The grassroots group Stop the Pipeline is urging residents to petition FERC for intervenor status so that they can have input into the FERC deliberations on the license application. Those petittions began to trickle into the agency this week.
Mary Ann Garti of East Meredith, an organizer for Stop the Pipeline, said within the first 21 days of a license application filing, those seeking intervenor status only have to briefly explain how the project will impact them. But after July 17, she said, getting the status is expected to become more cumbersome.
“It’s easy now, and it doesn’t cost anybody anything (to ask for intervenor status) and it preserves their rights,” Garti said.
She said Stop the Pipeline, which is working with the Pace University Environmental Legal Clinic, will also be seeking intervenor status, but it is still important for individuals taking a stance on the project to also file as individuals. “The group will represent the group,” she said. “Individuals represent themselves.”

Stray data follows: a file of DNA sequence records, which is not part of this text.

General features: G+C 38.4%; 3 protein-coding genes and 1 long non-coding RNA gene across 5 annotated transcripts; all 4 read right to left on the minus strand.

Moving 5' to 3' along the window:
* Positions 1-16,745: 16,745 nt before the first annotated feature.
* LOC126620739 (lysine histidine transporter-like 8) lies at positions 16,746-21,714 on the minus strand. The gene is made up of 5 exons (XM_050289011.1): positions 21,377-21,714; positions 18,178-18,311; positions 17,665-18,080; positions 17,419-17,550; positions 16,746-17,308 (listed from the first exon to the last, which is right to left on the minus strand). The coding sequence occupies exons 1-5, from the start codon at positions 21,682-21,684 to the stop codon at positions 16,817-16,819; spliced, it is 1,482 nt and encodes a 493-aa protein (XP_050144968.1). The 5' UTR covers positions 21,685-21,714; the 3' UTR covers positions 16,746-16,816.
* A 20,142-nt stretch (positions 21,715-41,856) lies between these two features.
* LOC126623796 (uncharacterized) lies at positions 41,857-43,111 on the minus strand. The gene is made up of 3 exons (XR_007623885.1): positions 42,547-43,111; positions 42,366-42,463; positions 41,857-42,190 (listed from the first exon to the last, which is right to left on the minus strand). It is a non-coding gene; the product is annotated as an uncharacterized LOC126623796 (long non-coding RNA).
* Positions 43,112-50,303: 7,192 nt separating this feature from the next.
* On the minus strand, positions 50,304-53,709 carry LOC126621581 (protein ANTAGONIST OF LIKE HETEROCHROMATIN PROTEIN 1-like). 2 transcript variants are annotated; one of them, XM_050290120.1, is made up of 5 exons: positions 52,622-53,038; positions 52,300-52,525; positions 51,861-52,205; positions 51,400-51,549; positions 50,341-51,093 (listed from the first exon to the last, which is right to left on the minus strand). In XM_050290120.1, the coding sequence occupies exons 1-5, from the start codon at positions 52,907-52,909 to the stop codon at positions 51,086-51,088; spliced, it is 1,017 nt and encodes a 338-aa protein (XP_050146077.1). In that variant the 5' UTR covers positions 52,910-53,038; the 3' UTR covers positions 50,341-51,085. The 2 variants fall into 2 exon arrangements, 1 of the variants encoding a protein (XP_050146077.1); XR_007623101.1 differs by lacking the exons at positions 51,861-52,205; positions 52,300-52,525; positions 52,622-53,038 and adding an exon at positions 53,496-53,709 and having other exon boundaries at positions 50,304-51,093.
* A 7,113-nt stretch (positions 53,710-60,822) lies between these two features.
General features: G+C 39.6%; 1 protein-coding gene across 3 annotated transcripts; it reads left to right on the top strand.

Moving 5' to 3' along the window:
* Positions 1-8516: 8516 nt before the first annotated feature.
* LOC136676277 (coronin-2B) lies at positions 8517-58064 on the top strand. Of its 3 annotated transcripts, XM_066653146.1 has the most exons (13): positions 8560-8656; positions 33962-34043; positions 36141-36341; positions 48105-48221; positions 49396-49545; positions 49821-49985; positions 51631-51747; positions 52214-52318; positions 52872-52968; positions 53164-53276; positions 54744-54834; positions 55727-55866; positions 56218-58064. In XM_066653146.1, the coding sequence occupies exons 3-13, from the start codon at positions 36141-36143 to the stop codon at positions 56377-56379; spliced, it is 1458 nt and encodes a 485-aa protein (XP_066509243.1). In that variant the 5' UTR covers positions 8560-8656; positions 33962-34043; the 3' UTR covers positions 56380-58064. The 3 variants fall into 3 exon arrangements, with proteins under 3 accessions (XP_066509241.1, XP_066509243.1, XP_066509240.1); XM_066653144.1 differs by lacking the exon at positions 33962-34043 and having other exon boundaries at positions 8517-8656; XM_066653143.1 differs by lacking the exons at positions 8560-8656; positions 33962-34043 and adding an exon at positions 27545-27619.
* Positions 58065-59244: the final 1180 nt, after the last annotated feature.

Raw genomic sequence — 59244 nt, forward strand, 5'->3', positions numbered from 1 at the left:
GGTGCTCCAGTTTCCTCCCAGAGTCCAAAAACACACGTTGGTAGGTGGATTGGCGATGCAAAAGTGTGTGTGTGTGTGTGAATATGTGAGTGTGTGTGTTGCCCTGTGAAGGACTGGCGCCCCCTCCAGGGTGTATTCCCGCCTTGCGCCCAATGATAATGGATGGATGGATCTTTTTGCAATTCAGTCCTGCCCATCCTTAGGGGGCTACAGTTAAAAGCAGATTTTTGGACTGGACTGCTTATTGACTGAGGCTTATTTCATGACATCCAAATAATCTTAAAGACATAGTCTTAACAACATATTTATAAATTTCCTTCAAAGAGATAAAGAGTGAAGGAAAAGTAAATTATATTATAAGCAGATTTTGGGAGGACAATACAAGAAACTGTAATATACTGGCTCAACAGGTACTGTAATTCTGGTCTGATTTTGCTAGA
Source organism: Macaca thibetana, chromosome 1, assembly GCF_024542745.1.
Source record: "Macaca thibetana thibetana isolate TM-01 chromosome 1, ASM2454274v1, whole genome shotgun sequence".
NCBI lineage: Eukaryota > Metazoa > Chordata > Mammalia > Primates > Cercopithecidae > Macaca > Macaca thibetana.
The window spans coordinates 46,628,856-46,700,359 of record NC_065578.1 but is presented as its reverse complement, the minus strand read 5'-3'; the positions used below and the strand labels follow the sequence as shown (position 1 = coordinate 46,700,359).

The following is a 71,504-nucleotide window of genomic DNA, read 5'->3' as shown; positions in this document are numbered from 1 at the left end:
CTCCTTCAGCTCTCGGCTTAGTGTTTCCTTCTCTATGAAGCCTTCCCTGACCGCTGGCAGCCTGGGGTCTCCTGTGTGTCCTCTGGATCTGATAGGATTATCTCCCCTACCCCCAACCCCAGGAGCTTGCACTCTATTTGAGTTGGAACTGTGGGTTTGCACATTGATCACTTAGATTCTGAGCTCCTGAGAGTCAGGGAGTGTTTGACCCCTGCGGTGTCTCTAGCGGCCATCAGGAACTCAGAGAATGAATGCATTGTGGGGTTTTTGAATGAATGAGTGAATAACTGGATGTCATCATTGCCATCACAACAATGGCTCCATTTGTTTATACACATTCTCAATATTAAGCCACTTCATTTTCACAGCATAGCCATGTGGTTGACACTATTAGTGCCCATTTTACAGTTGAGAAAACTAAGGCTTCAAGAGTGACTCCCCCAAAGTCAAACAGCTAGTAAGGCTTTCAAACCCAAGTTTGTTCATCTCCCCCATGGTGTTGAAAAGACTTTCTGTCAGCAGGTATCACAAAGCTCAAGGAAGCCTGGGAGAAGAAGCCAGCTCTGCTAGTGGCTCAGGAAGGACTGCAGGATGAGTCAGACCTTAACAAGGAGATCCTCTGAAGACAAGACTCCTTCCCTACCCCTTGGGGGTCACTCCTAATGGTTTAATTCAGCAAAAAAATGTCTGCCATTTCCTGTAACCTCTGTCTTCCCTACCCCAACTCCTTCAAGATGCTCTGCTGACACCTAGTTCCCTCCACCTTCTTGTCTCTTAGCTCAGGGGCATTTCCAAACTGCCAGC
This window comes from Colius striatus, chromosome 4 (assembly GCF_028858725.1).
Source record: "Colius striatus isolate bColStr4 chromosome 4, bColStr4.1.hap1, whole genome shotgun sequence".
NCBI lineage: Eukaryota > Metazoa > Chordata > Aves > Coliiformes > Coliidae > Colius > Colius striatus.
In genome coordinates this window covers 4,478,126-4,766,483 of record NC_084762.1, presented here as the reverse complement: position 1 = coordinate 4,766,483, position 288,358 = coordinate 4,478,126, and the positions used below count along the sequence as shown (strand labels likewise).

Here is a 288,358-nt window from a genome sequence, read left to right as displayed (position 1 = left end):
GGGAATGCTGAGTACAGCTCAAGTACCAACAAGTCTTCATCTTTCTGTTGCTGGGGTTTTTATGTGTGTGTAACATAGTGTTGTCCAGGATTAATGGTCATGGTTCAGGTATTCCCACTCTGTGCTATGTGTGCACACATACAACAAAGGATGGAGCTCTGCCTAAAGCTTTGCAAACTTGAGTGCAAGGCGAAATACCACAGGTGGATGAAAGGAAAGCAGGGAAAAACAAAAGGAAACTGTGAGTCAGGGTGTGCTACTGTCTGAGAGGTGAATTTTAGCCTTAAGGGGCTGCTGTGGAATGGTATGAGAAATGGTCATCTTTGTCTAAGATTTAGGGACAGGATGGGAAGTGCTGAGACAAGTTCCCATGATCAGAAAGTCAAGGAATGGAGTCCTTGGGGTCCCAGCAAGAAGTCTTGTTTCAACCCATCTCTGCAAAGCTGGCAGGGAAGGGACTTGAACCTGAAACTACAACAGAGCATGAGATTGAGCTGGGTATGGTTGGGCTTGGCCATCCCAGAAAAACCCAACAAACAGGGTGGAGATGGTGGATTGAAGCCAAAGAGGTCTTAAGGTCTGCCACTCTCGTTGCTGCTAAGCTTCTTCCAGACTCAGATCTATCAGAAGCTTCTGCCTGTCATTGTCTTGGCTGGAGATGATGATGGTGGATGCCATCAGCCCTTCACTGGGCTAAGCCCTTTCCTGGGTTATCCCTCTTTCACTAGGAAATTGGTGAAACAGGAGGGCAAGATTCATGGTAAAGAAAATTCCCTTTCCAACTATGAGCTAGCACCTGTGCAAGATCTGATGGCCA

Stop the Pipeline will be hosting a “Learn How to Intervene” meeting from 2 to 5 p.m on July 6 at Unitarian Universalist Society of Oneonta, at 12 Ford Ave., Oneonta.
Robert Harlem, one of the founders of the Oneonta-based pro-business group Citizens Voices, which has endorsed the pipeline project, said his group has not yet decided whether it will ask group to become intervenors in the pipeline project.
Harlem, the president of Oneonta Block Co., said there are no basis for claims that the pipeline project would become a magnet for hydrofracking in the region, noting the infrastructure is needed to bring gas harvested in Pennsylvania to existing pipelines in Schoharie County.
“We need jobs for our people,” said Harlem. “We’ve been exporting our youth. We can’t live in a ghost town.”
Harlem also said he questions what he called the “ulterior motives” of those out to kill the pipeline. “How do they plan to meet the needs of society?” he asked. “Tell us something you are for. That’s the question they have to ask themselves.”